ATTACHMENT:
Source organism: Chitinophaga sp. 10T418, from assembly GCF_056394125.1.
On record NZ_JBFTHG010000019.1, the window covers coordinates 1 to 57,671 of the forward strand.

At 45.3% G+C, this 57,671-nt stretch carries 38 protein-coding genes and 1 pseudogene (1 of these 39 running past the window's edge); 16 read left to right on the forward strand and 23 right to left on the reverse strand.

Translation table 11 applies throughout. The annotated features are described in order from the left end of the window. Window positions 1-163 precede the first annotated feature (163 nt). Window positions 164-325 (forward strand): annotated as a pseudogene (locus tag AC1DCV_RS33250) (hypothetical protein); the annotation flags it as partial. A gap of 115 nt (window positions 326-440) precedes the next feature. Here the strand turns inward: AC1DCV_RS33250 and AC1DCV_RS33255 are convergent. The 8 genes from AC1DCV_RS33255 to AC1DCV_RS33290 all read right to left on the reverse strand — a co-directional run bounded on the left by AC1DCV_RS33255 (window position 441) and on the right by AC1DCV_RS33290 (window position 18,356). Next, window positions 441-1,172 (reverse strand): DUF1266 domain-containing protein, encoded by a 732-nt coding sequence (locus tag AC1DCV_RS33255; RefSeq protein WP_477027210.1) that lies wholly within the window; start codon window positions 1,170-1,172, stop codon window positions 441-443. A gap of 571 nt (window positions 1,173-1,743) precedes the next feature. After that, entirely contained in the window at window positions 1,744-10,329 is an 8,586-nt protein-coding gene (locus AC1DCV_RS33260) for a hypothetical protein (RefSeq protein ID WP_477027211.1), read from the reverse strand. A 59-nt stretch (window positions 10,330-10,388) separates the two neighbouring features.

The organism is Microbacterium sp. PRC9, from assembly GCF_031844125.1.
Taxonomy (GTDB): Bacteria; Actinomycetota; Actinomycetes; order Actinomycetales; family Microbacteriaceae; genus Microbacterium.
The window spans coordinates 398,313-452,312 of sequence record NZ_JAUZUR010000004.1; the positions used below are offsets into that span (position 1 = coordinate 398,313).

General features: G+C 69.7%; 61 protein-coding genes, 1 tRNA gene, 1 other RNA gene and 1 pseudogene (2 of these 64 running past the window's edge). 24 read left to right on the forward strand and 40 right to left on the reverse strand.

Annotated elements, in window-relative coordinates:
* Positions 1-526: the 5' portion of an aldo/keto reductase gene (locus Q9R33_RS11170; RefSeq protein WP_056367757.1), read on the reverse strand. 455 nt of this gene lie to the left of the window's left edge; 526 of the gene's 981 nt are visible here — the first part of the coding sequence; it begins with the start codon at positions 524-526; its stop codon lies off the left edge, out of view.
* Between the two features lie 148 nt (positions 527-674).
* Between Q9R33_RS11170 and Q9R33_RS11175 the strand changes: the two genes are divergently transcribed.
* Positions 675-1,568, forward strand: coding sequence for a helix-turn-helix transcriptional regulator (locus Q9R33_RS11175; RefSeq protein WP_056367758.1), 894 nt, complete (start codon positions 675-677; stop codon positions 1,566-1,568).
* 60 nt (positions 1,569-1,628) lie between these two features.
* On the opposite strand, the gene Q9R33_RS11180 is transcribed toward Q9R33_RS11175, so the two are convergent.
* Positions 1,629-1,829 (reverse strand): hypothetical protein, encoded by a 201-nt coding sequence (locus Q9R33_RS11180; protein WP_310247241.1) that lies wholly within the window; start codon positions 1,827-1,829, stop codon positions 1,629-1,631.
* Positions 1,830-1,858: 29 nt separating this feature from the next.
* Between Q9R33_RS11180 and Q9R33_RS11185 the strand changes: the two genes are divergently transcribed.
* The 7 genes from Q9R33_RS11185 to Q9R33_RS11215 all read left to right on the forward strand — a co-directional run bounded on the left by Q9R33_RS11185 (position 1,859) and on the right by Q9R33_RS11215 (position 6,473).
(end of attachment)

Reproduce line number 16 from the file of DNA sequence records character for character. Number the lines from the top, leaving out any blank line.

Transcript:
* Positions 1,629-1,829 (reverse strand): hypothetical protein, encoded by a 201-nt coding sequence (locus Q9R33_RS11180; protein WP_310247241.1) that lies wholly within the window; start codon positions 1,827-1,829, stop codon positions 1,629-1,631.